During our USA road trip, we had 3 days to visit Niagara Falls and the surrounding area, so we decided to cross the border into Canada and spend one of those days in Toronto. Toronto is a vast metropolis and it’s one of the closest big Canadian cities to the Niagara Falls border. Lots of people commute to Toronto for work, so it’s known for being very congested during rush hour. If you’re going to visit for the day, you have to pick your times wisely and avoid entering and exiting the city at certain times. Taking these precautions meant we only had 5 hours in the city, but there’s nothing worse than being stuck in traffic for ages at a stand still. Albeit a short trip into Toronto, I really enjoyed exploring the city and going up to the top of the CN Tower, so I thought I’d blog about we got up to whilst we were in Toronto.
We arrived in Toronto at around 10am, despite setting off from Buffalo before 7am. Buffalo, NY is not far from Toronto at all, but we got stuck in some morning rush hour traffic, so it took slightly longer than expected to cover the 100-mile distance. When we arrived in Toronto, we parked near the CN Tower and headed out for a wander on foot. We had no plan for our time in Toronto, which was really nice and refreshing. I always plan activities and tourist attractions in advance when I’m travelling, so it was good to follow the other approach of just visiting where we fancy on the day.
Our first stop was Union Station, which is very old and similar to DC’s station of the same name and Grand Central Station in New York City. It’s currently being refurbished, so we didn’t get to see it in it’s fully functioning state, but it was still a nice place to visit regardless.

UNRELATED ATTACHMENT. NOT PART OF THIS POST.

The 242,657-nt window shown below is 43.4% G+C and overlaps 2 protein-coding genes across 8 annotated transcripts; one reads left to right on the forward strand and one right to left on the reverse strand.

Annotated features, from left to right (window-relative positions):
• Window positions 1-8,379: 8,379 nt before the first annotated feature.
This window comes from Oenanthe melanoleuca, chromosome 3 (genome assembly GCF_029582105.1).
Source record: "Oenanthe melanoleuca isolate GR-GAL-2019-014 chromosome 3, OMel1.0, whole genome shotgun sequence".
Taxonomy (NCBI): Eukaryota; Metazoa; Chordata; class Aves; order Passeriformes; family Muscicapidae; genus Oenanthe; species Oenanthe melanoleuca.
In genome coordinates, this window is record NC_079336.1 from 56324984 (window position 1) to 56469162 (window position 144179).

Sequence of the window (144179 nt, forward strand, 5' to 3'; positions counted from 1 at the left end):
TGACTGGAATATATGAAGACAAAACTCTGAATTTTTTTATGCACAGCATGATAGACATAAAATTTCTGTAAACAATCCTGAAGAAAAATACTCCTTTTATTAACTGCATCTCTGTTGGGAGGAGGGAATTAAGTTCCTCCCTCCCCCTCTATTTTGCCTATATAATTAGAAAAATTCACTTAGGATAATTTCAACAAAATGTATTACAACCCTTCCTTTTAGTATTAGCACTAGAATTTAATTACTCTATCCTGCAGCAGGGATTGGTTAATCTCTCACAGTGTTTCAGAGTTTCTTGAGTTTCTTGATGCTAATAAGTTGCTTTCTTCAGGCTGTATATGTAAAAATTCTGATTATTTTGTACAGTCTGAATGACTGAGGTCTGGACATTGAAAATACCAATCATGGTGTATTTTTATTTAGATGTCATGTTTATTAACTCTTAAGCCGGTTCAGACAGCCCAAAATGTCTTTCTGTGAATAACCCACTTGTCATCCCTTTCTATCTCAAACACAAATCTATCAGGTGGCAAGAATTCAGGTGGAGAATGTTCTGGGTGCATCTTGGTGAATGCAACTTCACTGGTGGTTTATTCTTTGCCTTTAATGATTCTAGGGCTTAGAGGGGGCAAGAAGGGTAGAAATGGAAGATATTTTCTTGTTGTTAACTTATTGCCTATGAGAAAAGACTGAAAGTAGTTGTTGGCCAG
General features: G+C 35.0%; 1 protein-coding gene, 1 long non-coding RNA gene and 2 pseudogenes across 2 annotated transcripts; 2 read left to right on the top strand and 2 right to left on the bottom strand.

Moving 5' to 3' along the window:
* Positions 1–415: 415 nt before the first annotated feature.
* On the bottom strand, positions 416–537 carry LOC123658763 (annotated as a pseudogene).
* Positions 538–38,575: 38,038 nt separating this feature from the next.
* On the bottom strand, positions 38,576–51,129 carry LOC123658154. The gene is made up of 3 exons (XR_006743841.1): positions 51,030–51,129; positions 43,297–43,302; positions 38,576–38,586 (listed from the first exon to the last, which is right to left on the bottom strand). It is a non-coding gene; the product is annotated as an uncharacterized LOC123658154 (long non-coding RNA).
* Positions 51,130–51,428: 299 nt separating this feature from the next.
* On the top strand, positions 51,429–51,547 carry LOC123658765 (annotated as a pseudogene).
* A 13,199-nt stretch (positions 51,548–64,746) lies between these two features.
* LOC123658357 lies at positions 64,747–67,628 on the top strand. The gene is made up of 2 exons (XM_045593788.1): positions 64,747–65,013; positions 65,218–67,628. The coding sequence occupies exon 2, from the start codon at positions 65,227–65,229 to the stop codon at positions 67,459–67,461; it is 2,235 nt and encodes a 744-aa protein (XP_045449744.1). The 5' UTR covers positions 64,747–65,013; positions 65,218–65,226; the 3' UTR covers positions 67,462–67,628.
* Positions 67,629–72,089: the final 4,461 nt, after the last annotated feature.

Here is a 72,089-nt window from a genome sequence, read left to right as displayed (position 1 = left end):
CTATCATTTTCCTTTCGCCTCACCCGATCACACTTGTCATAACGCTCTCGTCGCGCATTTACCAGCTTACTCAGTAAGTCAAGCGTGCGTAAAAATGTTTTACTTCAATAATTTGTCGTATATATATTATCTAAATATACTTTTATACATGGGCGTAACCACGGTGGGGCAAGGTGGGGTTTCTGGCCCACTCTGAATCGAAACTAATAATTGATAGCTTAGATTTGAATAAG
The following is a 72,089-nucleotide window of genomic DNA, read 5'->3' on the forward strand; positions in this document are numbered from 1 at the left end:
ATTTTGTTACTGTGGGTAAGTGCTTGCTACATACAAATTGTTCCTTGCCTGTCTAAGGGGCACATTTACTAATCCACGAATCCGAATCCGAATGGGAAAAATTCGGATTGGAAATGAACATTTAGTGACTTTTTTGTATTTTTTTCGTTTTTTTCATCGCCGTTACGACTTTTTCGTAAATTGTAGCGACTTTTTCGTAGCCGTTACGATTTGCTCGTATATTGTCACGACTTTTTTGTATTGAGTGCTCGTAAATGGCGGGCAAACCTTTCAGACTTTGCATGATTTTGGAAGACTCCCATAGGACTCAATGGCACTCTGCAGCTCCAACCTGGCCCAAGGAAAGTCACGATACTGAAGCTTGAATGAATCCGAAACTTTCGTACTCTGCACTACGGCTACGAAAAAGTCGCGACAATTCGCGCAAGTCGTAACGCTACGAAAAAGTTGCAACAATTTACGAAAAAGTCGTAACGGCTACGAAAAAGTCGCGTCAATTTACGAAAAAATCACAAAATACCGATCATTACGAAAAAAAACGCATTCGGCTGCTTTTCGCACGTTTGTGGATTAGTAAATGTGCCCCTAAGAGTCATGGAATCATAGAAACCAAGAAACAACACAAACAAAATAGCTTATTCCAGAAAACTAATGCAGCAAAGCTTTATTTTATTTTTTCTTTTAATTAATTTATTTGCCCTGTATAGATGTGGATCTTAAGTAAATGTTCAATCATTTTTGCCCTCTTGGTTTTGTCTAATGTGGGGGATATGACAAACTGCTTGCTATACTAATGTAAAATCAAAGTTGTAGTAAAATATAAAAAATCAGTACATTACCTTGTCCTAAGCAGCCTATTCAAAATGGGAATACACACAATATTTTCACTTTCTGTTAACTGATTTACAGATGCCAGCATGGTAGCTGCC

St Lawrence Market
Next up was the St Lawrence Market, which is the ‘world’s best food market’ according to National Geographic. Visiting on a Monday meant that it was closed and we couldn’t go inside, but we got to at least appreciate the size of it and have a look at the exterior.
Church of St James, Nathan Phillips Square and the Toronto sign
Our next stops were the Church of St James and Nathan Phillips Square. The famous Toronto sign is located in Nathan Phillips Square and it’s really popular with tourists, much like the sign in Boston.
The underground shops and restaurants
We visited PATH (Toronto’s underground shopping and restaurant district) after we finished walking around Nathan Phillips Square. Toronto experiences bitterly cold Winters and to encourage people to stay indoors and not freeze, an underground metropolis has been built which features all of the facilities locals and Toronto employees need. People can cover vast distances in Toronto without going outside thanks to the PATH development.
We couldn’t believe how well planned out the underground city was, we were able to follow the walkways back to Union Station and not set foot outside once.
The last stop on our Toronto tour was the CN Tower. With magnificent views over the city, the CN Tower is one of cities most popular attractions. Going up to the top of the tower is not cheap ($36 CAD per adult), but if you book a table for lunch at the revolving 360 Restaurant, you’ll get the tower view and a 2-course meal for not a huge amount more (a 2-course meal costs $58 CAD per adult, which is only $22 more than the general admission price for the tower).
We had a late lunch at the CN Tower restaurant and it was absolutely delicious! Their vegetarian pasta was unique as well as tasty and the desserts were spectacular! I ordered salted caramel ice cream with an assortment of biscuits on the side.
After spending an hour or so at the restaurant, it was time for us to head back to the car and start the journey back to the Niagara Falls border.
We had such a wonderful time in Toronto and I’d love to go back to the city and visit for longer at some point in the future.